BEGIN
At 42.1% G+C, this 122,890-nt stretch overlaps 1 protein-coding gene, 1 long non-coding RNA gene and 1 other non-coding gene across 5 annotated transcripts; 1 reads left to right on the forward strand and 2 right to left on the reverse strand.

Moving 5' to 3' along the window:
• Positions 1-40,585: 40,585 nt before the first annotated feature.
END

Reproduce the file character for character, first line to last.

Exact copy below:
At 42.1% G+C, this 122,890-nt stretch overlaps 1 protein-coding gene, 1 long non-coding RNA gene and 1 other non-coding gene across 5 annotated transcripts; 1 reads left to right on the forward strand and 2 right to left on the reverse strand.

Moving 5' to 3' along the window:
• Positions 1-40,585: 40,585 nt before the first annotated feature.